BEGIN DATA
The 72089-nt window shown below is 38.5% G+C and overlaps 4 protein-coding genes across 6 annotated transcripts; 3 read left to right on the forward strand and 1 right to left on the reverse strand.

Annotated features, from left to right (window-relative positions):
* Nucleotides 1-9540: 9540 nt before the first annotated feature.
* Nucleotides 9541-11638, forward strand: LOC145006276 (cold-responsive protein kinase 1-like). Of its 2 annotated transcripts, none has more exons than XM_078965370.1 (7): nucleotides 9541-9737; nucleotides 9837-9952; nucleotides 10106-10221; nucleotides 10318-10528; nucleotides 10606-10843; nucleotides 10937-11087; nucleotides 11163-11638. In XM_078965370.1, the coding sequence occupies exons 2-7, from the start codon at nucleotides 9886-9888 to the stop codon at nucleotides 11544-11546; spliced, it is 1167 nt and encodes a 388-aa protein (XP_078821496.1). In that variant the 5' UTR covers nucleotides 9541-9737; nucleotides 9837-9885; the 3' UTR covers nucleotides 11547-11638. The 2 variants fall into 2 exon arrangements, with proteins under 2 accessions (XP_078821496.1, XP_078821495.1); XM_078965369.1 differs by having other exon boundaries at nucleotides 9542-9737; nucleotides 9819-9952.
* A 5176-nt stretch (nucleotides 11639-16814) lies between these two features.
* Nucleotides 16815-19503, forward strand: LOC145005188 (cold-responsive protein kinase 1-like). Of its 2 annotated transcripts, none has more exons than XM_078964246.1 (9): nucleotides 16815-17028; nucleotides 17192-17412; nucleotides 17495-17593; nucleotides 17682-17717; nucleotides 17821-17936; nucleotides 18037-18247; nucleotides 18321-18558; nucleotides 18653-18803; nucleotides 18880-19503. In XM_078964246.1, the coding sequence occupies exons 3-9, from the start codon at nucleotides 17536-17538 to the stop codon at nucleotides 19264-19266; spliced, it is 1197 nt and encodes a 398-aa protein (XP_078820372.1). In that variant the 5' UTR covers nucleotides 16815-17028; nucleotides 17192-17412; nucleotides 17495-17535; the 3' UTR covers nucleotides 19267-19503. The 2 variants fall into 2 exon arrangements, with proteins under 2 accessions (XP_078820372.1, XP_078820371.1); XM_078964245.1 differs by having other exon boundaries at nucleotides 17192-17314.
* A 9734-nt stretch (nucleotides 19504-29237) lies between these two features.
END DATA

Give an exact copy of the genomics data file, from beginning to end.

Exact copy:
The 72089-nt window shown below is 38.5% G+C and overlaps 4 protein-coding genes across 6 annotated transcripts; 3 read left to right on the forward strand and 1 right to left on the reverse strand.

Annotated features, from left to right (window-relative positions):
* Nucleotides 1-9540: 9540 nt before the first annotated feature.
* Nucleotides 9541-11638, forward strand: LOC145006276 (cold-responsive protein kinase 1-like). Of its 2 annotated transcripts, none has more exons than XM_078965370.1 (7): nucleotides 9541-9737; nucleotides 9837-9952; nucleotides 10106-10221; nucleotides 10318-10528; nucleotides 10606-10843; nucleotides 10937-11087; nucleotides 11163-11638. In XM_078965370.1, the coding sequence occupies exons 2-7, from the start codon at nucleotides 9886-9888 to the stop codon at nucleotides 11544-11546; spliced, it is 1167 nt and encodes a 388-aa protein (XP_078821496.1). In that variant the 5' UTR covers nucleotides 9541-9737; nucleotides 9837-9885; the 3' UTR covers nucleotides 11547-11638. The 2 variants fall into 2 exon arrangements, with proteins under 2 accessions (XP_078821496.1, XP_078821495.1); XM_078965369.1 differs by having other exon boundaries at nucleotides 9542-9737; nucleotides 9819-9952.
* A 5176-nt stretch (nucleotides 11639-16814) lies between these two features.
* Nucleotides 16815-19503, forward strand: LOC145005188 (cold-responsive protein kinase 1-like). Of its 2 annotated transcripts, none has more exons than XM_078964246.1 (9): nucleotides 16815-17028; nucleotides 17192-17412; nucleotides 17495-17593; nucleotides 17682-17717; nucleotides 17821-17936; nucleotides 18037-18247; nucleotides 18321-18558; nucleotides 18653-18803; nucleotides 18880-19503. In XM_078964246.1, the coding sequence occupies exons 3-9, from the start codon at nucleotides 17536-17538 to the stop codon at nucleotides 19264-19266; spliced, it is 1197 nt and encodes a 398-aa protein (XP_078820372.1). In that variant the 5' UTR covers nucleotides 16815-17028; nucleotides 17192-17412; nucleotides 17495-17535; the 3' UTR covers nucleotides 19267-19503. The 2 variants fall into 2 exon arrangements, with proteins under 2 accessions (XP_078820372.1, XP_078820371.1); XM_078964245.1 differs by having other exon boundaries at nucleotides 17192-17314.
* A 9734-nt stretch (nucleotides 19504-29237) lies between these two features.